If you expect to have more than one similarly styled paragraph in the div, and only paragraphs with those styles in it, apply the paragraph styles thus

#divName p { styles in here }. This way you don't need to add classes to each paragraph in that div, they will be applied automatically for you.

PS Perhaps you've noticed that on the web text is hardly ever justified at all (I can't remember the last time I saw it used, it's so rare). That's because text:justify; generally makes the text harder to read as the spaces between words can become very variable and annoy the reader. So I'd suggest dropping that as well.

Yeah, I was still kinda tired in the morning when I replied that from my phone ;), but you're 100% right...

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No, you need to set it in a div, give the div a name (class or id, whichever is most appropriate), give the div a width and set margin:auto. And of course drop the position:absolute completely - it's almost always a bad idea to use position:absolute.

If you expect to have more than one similarly styled paragraph in the div, and only paragraphs with those styles in it, apply the paragraph styles thus

#divName p { styles in here }. This way you don't need to add classes to each paragraph in that div, they will be applied automatically for you.

PS Perhaps you've noticed that on the web text is hardly ever justified at all (I can't remember the last time I saw it used, it's so rare). That's because text:justify; generally makes the text harder to read as the spaces between words can become very variable and annoy the reader. So I'd suggest dropping that as well.

This just made things worst. Position:absolute and margin are the only ways of positioning elements that are shown on tutorials. If there are other ways I don't know how.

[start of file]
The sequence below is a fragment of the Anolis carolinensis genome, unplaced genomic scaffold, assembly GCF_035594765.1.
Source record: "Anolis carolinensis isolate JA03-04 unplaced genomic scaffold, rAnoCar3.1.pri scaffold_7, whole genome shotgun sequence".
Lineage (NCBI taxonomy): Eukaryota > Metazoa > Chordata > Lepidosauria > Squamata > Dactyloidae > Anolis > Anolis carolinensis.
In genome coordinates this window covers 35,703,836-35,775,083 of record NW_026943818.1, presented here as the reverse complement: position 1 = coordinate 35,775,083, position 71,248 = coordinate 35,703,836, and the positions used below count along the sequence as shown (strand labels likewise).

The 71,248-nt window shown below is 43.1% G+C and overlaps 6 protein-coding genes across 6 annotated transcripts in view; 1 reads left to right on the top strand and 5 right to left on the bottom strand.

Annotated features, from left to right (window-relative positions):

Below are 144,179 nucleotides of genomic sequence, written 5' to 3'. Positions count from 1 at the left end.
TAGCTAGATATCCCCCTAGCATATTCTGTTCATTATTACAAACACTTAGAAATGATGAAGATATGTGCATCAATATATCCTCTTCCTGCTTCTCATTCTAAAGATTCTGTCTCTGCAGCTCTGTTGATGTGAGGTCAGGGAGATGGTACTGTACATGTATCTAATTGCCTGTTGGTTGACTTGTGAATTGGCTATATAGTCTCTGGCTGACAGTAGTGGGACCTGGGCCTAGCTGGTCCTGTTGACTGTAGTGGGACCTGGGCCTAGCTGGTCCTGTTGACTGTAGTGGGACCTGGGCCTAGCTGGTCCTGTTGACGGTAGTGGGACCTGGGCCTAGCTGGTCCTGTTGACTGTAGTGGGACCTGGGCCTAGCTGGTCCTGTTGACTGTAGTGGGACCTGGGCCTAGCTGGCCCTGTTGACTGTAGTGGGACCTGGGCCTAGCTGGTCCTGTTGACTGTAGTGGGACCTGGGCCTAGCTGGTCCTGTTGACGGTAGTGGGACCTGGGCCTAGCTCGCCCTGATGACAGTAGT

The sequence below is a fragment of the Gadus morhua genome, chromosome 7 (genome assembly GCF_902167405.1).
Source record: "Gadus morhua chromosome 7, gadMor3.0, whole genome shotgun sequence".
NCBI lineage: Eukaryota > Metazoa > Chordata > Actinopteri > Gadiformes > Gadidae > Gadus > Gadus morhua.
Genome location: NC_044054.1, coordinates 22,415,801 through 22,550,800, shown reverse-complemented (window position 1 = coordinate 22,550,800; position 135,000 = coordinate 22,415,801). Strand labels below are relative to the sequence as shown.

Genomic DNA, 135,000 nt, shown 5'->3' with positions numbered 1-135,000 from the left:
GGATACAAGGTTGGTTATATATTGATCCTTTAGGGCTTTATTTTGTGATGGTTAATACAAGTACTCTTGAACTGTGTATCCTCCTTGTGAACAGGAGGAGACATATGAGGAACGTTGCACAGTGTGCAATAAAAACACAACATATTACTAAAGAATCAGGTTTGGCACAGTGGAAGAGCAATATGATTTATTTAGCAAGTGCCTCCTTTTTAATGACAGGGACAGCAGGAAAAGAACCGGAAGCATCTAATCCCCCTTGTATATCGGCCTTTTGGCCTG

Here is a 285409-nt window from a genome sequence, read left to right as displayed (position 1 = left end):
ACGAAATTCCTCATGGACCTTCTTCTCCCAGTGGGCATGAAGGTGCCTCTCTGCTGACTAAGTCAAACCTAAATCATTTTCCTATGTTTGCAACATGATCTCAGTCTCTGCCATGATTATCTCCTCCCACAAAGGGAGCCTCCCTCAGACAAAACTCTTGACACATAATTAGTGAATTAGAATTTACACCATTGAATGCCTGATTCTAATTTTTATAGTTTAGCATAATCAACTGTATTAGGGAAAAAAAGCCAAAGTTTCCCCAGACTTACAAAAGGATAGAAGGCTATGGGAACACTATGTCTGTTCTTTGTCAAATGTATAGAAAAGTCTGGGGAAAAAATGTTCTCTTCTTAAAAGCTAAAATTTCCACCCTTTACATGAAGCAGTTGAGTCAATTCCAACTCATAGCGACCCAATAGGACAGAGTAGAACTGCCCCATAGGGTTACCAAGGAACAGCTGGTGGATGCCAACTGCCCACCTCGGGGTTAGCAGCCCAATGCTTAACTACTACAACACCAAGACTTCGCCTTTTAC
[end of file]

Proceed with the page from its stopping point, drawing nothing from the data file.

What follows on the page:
I'll read some more before starting my own page. Thanks for your help.

Edited by Hawkeye Python: n/a

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Find some new tutorials!!!

What about floating? Do your tutorials mention that? It's a very common way to control layout. You really should avoid position:absolute as much as possible. I can't remember coming across many (any?) tutorials that only used position:absolute as the main way to control layout. Seriously. It is NOT the normal way to do things.

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I agree with drjohn. It's not good sense to control a layout through position absolute. Too many ways to go wrong.

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This just made things worst. Position:absolute and margin are the only ways of positioning elements that are shown on tutorials. If there are other ways I don't know how.

I'll read some more before starting my own page. Thanks for your help.

Perhaps you're doing it wrong.


Regards, Arkinder